An amendment to Article 1(2) in 1976 downgraded Sabah and Sarawak to the 12th and 13th states of Malaysia, resepctively.
“The question we need to ask is, even if we amend Article 1(2) and restore it to what it was originally stated that the Federation comprises Malaya and the Borneo states, would that help us in any way to improve the current position of Sabah and Sarawak within the Federation of Malaysia?.
“In other words, are we going to be equal partners or having equal status?” he questioned.
Fong also said while many want Sarawak to reclaim rights under MA63, Sarawak would still be lagging behind even if these rights were reclaimed, as MA63 has no constitutional backing.
According to him again, the words ‘equal status’ and ‘equal partnership’ were not in MA63, but the then-deputy prime minister of Malaya Tun Abdul Razak Hussein had said in 1962 to bring the other territories to form Malaysia as ‘equal partners’.
On a related matter, he said all Sarawakians must support the Sarawak government’s move to impose a five-per cent sales tax on petroleum products starting next year, as a new source of revenue to support the development agenda.
He said the federal government had not reviewed the amount of financial grants to Sarawak since 1969.
Fong pointed out that reviews should have been carried out every five years since the formation of Malaysia, with the shortfall in funds today said to be RM6.6 billion.
He also said the federal government had performed below par and let Sarawak down in terms of education and health infrastructure.
He pointed out that Sarawak not only has 1,020 dilapidated schools, but also 428 schools with no treated water supply, and 651 schools with very low enrolment of 150 students or less, including 190 schools with 50 or less students.
As for health, he said the fact cannot be denied that there are overcrowded public hospitals while many rural clinics have no treated water supply – some cannot be reached by tar-sealed roads.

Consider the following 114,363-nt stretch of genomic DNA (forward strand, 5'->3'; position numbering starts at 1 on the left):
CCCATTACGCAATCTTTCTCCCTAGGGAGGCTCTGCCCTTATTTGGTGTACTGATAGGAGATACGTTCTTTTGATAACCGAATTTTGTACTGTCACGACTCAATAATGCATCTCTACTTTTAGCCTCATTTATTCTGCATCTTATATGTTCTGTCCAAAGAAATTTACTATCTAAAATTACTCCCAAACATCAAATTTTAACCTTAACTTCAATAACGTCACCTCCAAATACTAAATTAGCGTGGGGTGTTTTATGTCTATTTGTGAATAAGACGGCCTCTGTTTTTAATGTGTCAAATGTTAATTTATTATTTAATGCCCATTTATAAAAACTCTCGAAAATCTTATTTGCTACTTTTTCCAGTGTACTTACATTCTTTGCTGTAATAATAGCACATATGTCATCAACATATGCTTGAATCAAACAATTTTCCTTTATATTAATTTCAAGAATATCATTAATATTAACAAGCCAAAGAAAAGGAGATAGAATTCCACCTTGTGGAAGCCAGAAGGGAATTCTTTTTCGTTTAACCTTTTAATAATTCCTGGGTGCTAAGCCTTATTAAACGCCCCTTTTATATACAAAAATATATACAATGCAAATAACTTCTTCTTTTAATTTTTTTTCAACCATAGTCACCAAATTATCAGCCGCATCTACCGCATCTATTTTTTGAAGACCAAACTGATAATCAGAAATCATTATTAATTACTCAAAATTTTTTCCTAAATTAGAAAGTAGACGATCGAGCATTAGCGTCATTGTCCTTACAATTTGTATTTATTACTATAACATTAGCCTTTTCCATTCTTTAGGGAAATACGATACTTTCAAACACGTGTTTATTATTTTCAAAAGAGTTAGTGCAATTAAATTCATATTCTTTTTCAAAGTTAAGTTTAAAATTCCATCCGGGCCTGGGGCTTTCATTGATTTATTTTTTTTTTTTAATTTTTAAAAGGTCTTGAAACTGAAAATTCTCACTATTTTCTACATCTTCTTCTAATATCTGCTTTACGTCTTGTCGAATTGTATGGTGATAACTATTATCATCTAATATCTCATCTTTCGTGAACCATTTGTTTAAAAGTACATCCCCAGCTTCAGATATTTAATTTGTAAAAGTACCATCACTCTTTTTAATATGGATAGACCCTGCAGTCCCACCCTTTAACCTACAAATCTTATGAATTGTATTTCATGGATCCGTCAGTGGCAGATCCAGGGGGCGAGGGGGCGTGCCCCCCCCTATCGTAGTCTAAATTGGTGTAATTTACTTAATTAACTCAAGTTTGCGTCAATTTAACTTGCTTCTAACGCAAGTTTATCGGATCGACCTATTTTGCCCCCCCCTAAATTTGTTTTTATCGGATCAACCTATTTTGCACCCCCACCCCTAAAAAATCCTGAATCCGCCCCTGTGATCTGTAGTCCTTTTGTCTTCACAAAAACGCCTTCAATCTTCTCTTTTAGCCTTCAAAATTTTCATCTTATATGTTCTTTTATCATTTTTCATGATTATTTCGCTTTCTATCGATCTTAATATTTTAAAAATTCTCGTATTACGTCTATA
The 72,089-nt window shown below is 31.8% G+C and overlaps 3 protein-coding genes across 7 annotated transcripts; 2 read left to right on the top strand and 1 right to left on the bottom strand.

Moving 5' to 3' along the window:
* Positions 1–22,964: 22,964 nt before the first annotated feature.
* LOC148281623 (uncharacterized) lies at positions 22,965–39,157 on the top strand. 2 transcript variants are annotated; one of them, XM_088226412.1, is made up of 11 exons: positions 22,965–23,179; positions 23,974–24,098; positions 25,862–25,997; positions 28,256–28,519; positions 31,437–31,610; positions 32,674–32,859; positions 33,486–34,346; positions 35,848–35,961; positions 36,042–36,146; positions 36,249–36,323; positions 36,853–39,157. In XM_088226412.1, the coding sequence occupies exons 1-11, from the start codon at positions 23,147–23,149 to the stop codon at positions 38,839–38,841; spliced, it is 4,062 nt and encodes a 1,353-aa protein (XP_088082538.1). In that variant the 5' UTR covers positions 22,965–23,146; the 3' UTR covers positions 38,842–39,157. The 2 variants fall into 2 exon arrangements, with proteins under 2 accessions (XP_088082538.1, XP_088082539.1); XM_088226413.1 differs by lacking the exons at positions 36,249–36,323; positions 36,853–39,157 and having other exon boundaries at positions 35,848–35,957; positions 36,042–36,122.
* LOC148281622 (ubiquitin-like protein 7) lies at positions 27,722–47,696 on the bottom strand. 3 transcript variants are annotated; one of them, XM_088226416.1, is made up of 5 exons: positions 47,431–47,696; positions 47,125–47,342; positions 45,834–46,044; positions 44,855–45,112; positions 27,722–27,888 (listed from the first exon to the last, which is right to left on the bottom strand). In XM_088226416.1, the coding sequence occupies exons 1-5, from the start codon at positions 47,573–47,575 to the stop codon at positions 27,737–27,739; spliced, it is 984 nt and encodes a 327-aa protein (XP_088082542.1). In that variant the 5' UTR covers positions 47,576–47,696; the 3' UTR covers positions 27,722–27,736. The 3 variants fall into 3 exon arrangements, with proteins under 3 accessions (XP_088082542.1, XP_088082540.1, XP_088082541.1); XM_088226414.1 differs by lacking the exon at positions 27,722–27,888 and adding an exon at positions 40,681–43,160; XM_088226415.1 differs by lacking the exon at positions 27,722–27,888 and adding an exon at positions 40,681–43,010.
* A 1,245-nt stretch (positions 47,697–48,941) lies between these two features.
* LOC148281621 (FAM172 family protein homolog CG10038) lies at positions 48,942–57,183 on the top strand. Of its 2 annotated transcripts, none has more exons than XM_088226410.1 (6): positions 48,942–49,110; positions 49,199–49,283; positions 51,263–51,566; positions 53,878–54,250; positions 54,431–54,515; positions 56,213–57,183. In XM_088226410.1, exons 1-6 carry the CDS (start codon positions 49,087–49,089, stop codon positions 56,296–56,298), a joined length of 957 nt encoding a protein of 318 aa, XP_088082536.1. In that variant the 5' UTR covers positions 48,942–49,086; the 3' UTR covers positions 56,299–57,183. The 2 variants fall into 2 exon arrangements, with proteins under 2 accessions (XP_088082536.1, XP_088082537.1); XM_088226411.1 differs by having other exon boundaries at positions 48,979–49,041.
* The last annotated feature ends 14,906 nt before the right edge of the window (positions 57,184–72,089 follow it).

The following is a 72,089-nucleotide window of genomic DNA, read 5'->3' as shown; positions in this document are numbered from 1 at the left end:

The doctor-to-population ratio in Sarawak is 1 to 1,708, which could be lowered if the long-delayed hospital projects in Lawas, Sri Aman, and Petra Jaya are completed, he said.
“Are we going to continue to allow them to fail us on such important subject matters such as education, which really needs to be given the fullest attention by the federal government, if we’re to develop human resources capable of propelling our development agenda?
“As for health, it is important in enhancing socio-economic development and ensuring that the welfare of the people is well taken care of,” he said.
Fong also pointed out that English was once the medium of instruction in schools, until it was discontinued in 1974.
Primary education was also once under Sarawak, with many schools managed by local councils, before it was handed over to the federal government, he added.
There are all these provisions that are in place. We have to do better. We are in a situation where we are not well served by the federal government. We are in the position to demand for greater autonomy. We must have greater autonomy in order to look after ourselves. — Dato Sri JC Fong, Sarawak legal counsel
(From right) Fong, forum speaker Datuk David Teng, and SPA chairman Datuk John Lau pose with a book on the Federal Constitution. — Photos by Chimon Upon